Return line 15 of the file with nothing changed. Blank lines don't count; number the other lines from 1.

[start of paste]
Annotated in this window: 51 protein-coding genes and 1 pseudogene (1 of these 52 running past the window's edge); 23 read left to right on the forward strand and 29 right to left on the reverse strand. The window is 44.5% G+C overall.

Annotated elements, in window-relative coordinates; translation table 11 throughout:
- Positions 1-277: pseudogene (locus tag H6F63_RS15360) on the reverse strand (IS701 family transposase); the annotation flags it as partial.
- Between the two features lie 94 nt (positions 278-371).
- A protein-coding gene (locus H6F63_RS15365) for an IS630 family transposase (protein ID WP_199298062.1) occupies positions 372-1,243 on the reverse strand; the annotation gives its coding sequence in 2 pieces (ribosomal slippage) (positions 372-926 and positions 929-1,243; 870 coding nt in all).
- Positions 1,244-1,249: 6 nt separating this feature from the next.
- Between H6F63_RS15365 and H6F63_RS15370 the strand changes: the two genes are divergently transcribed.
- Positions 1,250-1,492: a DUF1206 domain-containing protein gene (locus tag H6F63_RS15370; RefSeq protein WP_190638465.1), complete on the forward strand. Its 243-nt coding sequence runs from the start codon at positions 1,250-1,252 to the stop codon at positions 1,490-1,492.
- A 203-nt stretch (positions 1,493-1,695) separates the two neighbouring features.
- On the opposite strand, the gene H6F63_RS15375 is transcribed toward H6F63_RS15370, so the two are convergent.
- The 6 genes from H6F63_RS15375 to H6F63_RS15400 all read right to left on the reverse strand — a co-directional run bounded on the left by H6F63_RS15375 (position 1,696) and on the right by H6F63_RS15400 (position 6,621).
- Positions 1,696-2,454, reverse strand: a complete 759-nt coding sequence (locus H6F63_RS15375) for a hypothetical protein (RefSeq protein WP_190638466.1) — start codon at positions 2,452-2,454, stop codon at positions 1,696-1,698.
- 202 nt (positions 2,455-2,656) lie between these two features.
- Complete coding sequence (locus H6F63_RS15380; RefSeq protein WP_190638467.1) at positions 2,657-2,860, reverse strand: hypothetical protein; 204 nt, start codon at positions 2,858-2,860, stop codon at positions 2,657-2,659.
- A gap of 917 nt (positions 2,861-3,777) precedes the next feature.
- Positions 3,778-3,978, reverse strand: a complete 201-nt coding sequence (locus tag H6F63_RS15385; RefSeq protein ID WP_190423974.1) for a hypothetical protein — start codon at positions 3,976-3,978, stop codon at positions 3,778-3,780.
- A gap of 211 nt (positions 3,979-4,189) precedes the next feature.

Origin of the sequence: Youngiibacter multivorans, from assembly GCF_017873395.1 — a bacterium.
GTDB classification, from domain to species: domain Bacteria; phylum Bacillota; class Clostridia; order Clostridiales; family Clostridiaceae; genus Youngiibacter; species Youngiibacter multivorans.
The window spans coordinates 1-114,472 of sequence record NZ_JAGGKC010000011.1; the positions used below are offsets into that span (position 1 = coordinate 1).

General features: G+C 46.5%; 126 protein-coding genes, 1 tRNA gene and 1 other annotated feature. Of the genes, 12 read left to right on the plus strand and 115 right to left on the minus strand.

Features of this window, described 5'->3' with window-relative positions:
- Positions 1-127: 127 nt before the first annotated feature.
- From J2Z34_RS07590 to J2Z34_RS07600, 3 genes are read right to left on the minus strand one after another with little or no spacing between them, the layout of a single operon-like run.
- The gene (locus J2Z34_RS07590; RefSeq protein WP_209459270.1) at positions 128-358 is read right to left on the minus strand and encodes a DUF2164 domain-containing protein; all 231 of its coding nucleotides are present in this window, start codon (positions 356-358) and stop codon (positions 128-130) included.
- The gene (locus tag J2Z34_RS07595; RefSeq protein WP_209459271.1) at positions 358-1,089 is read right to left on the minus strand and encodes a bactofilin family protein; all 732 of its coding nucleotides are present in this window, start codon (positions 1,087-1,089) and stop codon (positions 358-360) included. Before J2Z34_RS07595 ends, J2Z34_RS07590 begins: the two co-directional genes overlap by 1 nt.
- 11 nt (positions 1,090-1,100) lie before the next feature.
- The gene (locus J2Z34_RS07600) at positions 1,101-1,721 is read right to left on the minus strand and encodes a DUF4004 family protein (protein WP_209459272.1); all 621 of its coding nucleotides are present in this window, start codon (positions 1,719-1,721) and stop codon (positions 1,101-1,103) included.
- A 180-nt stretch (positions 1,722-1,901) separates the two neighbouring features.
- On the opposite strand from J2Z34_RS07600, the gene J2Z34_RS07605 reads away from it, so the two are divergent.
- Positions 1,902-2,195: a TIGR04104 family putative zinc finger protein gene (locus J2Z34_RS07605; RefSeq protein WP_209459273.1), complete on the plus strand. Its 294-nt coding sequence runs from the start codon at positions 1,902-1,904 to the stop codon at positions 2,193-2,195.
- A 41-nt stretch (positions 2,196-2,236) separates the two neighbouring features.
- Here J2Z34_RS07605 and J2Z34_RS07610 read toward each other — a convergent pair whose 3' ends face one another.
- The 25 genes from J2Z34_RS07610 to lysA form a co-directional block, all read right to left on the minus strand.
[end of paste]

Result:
- A gap of 917 nt (positions 2,861-3,777) precedes the next feature.